The best dataset about UK public library usage is Public Lending Right (PLR).
PLR is the right for authors to receive payment for the loans of their books by public libraries
There is comprehensive information on the British Library PLR website. The main process seems to be:
The PLR team select a sample of UK library authorities to report their borrowing data. An archive of the makeup of this sample is available to download.
Authors must apply to PLR and register their books to be eligible for payments.
During the period they are in the sample, the library service sends the number of loans (including renewals), broken down by ISBN. This is at 2 monthly reporting periods.
From the figures received (the ‘actual’ numbers), a total number of loans for each book is estimated (the ‘gross’), using CIPFA totals for that year.
Every year, a calculation is made for how much each loan should receive. A total of £6m is available (provided by the government), minus administration costs. A minimum payment amount is set to £1 and a maximum of £6,600 per author. A rate per loan is then set that fits those thresholds. In 2018 this rate per loan was 8.2 pence.
It’s a lovely process, and it’s good to see authors paid for the repeated use of their works in libraries. Authors tend to be on the side of libraries anyway, but it must help that they have some reimbursement.
I have a few minor quibbles with it. I don’t like merging loan and renewal data. Effectively renewing an item is considered to be equivalent to taking it out again. But this doesn’t reflect how people use libraries. The act of choosing a particular book and taking it out from a library seems to be far more important than extending the loan period. Personally I renew an item either because I’ve not finished it yet, or because I can’t get back to the library by the time it’s due. Neither of which really warrant another count on the number of issues for the book. Plus merging any kind of data then removes a level of detail that would otherwise be interesting and useful. Just want more data!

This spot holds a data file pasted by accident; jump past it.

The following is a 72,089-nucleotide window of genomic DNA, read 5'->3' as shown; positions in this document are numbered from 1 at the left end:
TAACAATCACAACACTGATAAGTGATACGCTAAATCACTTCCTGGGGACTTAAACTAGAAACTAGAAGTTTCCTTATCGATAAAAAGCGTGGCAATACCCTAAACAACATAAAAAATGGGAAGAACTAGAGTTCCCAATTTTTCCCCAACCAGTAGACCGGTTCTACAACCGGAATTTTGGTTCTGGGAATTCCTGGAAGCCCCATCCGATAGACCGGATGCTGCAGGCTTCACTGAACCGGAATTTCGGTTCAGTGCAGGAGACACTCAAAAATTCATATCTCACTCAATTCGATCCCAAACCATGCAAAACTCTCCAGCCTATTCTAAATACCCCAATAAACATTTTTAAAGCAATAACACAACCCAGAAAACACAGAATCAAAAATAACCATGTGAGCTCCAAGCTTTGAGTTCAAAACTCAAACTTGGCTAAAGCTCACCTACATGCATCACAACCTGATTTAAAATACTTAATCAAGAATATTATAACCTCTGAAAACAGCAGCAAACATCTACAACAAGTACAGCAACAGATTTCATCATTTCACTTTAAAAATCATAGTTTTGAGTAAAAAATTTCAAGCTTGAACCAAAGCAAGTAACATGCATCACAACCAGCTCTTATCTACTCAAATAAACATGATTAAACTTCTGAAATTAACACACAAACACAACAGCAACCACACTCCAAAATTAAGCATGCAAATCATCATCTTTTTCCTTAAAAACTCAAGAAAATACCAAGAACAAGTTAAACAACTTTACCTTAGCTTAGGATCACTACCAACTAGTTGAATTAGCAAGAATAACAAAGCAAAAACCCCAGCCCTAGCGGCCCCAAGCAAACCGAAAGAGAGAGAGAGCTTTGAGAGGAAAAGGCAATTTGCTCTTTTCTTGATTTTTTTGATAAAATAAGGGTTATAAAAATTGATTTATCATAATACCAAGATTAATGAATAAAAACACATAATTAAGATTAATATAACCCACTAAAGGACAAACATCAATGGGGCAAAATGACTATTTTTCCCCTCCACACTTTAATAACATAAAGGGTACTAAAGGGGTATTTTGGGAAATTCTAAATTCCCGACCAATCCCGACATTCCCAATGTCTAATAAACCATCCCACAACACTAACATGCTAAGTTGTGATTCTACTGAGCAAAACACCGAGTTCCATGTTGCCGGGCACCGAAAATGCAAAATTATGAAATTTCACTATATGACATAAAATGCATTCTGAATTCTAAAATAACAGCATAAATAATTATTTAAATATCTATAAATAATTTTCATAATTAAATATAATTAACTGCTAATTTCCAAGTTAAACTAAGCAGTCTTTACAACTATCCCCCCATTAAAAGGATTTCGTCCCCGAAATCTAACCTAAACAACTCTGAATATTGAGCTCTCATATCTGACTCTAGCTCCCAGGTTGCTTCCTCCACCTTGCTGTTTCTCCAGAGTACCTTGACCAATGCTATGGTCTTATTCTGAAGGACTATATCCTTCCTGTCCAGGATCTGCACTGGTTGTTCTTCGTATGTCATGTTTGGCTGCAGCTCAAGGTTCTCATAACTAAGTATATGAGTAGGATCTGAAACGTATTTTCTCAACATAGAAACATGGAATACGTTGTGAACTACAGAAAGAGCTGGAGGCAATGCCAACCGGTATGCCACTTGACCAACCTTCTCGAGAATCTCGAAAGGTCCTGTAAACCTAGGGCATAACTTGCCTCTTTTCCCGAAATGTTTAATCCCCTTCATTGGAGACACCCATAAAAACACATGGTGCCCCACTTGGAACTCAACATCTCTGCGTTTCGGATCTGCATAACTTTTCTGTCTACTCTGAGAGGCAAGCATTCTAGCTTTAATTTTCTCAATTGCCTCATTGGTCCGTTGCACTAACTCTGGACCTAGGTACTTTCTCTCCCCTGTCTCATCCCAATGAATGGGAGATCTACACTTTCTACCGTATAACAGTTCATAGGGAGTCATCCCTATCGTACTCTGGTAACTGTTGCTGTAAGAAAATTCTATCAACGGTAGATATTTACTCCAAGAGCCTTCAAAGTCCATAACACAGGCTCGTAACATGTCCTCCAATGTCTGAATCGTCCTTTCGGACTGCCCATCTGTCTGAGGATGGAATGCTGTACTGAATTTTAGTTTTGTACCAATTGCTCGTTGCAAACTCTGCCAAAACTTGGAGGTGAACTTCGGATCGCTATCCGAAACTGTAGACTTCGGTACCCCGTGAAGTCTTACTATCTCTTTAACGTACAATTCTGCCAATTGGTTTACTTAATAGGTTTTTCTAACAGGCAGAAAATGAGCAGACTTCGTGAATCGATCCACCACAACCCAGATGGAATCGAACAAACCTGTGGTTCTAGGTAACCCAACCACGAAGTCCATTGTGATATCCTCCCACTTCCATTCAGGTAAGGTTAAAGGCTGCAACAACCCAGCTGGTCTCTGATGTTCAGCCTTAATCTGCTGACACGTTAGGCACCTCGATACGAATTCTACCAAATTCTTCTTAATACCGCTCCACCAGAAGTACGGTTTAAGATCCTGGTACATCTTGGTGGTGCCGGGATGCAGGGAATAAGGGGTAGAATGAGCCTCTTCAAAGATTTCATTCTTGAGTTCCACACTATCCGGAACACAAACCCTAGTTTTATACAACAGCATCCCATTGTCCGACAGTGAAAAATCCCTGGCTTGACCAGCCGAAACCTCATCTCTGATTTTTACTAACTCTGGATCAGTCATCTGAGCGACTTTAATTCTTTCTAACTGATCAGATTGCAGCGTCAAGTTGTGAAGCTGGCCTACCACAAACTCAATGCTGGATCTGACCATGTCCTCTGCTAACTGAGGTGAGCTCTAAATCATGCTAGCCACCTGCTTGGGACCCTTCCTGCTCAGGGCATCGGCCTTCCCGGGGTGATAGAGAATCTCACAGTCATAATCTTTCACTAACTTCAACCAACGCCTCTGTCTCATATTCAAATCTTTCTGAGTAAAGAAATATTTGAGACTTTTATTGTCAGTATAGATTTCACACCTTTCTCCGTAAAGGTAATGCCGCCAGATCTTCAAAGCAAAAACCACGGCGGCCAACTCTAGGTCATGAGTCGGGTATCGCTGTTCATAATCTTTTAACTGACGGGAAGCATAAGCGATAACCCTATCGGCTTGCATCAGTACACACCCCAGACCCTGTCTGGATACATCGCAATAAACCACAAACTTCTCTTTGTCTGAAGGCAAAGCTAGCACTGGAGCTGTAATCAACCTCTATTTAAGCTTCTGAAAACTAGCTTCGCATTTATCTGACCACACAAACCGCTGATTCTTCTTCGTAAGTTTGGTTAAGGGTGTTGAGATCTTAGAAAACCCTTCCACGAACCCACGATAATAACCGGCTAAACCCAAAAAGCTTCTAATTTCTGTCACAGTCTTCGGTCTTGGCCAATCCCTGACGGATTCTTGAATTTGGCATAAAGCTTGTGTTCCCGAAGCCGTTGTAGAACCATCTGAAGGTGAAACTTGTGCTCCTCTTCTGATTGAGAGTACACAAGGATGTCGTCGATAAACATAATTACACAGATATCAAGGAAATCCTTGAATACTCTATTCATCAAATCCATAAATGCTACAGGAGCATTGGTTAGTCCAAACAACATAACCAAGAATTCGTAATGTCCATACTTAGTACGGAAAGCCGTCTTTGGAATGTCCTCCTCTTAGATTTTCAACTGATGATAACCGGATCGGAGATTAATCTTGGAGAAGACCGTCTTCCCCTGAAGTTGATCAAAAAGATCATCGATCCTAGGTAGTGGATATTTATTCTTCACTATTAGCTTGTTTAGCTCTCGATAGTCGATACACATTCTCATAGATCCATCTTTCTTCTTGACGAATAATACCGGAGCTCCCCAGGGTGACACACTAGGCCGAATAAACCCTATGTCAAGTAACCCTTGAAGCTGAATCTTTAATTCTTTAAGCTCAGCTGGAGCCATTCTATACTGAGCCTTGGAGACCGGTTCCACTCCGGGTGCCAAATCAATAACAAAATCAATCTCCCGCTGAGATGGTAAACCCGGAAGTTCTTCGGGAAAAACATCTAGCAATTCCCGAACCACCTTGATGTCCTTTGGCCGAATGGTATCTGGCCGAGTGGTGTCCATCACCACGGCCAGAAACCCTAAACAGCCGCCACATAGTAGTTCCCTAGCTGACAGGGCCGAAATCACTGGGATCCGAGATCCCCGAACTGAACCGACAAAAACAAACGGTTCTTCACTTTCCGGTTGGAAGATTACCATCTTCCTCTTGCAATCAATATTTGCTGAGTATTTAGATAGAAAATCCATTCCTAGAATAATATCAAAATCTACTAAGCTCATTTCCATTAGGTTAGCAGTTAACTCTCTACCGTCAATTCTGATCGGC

The sample is also substantial, and expertly selected to represent each region. But as the library systems have PLR reporting built into them, why not extend the sample to include all library services all the time? This would depend on admin costs, though hopefully these are more streamlined than in 1982.
What could it be used for?
The primary function of the data is to pay authors for the lending of their works, and it clearly does that very well. But it feels like a huge and amazing dataset that is currently underused.
Advocating for open data shouldn’t involve trying to suggest all the ways in which it could be used. That’s always a surprise for later. But at least a few things spring to mind.
- It is by far the best single dataset for analysing library usage over time. CIPFA has issue figures collected over many years, but it’s difficult to get anything out of a single annual number, other than declining use. And even declining issues doesn’t tell the whole story, when we know that what people use a library for can change. The PLR data is detailed enough to include the reporting period, so every two months rather than annual.
- By having ISBN as a level of detail we can see more detail about reading habits over time. This could involve any associated data (e.g. genre) that we can get from the ISBN. Do people read Mills & Boon mainly during the summer? Do they read Agatha Christie mysteries over the winter? I don’t know, but PLR data does.